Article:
<img height="1" width="1" style="display:none" src="https://www.facebook.com/tr?id=575641436289750&amp;ev=PageView&amp;noscript=1">

Back to Blog

Expensive Homes and High Mortgage Costs are Causing Bad Home Buying Decisions

    

I can’t believe what I’m hearing…

There are people very close to me and many in my industry that are giving horrible advice to prospective homebuyers.  I know it’s easy to sometimes buy into the concerns or objections of the client, but the thing that really jerks my chain is that so many homebuyers are exiting the home buying scene without proper assistance and counsel. They are not considering all the facts as to how the alternative will affect them.  This bad advice (see below proof) is coming from all over social media and then surprisingly corroborated by the very professionals that are supposed to best be able to advise them!  Yeah, my blood is starting to boil. 

Forgive me for the tough love, but I know that there is a lack of education and an ignoring of the facts as to the home buying scene.  Additionally, many ‘bad advice givers’ have a complete lack of perspective. They are incorrectly pushing their own personal preferences or bias on to the person they are advising. Just because you wouldn’t do it doesn’t mean someone else shouldn’t!  And, maybe you are wrong to think that way?  Maybe you are misinformed?  Finally, it all boils down to personal conviction.  My dad gave me a beautiful truth. He told me that ‘before you sell anything, you have to be sold yourself’.  The goal of this article is not to sell my point of view, but rather to help prospective home buyers (and those advising them) to make wise decisions and provide wise counsel regarding a home purchase.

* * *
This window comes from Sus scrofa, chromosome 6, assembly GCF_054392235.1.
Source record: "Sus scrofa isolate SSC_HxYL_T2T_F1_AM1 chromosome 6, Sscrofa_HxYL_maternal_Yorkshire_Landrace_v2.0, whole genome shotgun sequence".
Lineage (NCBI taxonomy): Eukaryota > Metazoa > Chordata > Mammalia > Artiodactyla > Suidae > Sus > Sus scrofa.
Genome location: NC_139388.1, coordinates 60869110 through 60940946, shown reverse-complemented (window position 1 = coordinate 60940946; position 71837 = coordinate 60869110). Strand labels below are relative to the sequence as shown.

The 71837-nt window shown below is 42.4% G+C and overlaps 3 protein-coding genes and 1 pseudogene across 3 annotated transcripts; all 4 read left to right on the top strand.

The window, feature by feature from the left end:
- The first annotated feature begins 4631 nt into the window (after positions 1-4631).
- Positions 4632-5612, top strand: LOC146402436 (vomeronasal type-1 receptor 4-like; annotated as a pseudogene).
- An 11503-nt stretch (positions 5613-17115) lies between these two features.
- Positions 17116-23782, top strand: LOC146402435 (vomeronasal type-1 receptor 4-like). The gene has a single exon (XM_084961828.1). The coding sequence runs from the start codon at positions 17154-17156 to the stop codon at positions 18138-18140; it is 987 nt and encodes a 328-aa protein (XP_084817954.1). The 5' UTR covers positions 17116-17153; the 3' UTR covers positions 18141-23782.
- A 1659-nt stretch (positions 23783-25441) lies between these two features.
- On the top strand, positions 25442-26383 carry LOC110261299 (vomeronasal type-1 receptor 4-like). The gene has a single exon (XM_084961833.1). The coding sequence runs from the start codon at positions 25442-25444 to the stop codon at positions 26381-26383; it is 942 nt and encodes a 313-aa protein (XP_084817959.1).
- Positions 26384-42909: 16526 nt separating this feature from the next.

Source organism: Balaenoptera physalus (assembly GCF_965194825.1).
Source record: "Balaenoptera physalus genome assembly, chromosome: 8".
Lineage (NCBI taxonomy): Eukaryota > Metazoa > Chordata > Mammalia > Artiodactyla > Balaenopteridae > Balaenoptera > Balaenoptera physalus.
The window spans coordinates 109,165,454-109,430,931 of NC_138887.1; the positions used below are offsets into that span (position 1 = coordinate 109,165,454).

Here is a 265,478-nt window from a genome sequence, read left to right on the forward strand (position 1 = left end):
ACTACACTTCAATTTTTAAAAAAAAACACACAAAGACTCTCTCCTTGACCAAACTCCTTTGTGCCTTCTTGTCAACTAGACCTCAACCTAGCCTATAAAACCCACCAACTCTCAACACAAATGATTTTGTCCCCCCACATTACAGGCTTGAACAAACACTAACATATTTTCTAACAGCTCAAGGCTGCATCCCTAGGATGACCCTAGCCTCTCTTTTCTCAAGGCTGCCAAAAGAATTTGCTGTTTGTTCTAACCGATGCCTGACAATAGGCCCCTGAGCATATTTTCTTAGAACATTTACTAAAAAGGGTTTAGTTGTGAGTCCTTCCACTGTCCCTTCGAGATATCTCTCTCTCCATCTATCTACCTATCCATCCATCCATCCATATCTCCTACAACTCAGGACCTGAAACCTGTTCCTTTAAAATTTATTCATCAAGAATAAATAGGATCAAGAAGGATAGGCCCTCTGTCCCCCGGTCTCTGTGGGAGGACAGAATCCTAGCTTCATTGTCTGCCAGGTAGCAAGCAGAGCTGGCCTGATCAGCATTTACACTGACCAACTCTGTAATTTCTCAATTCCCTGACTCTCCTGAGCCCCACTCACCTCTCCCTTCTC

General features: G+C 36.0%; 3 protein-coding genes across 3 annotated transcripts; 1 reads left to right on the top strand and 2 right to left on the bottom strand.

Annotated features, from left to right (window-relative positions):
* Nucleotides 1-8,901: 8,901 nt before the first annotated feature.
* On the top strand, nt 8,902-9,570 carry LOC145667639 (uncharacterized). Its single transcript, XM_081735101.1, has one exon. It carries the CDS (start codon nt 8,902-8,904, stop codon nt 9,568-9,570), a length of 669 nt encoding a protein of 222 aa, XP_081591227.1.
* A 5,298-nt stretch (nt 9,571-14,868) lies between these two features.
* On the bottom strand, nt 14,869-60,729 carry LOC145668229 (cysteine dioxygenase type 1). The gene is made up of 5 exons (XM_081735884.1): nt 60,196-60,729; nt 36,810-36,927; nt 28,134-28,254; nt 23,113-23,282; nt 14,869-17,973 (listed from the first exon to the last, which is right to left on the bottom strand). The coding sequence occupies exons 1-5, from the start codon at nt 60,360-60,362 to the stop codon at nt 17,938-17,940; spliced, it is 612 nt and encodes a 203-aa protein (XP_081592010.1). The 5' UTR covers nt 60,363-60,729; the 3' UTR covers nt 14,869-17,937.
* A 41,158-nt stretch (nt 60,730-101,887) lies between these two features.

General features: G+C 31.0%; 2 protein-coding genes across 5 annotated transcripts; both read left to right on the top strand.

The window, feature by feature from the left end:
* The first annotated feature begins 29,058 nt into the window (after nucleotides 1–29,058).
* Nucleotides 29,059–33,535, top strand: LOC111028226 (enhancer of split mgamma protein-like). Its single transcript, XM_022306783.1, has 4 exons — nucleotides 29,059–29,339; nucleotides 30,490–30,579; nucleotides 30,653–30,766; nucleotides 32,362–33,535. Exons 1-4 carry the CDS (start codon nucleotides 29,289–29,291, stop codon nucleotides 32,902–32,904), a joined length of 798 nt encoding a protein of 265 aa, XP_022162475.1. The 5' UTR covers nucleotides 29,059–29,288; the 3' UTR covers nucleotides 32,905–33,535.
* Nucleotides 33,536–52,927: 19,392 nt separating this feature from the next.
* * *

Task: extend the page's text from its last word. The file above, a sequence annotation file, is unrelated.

The Elephant in the Room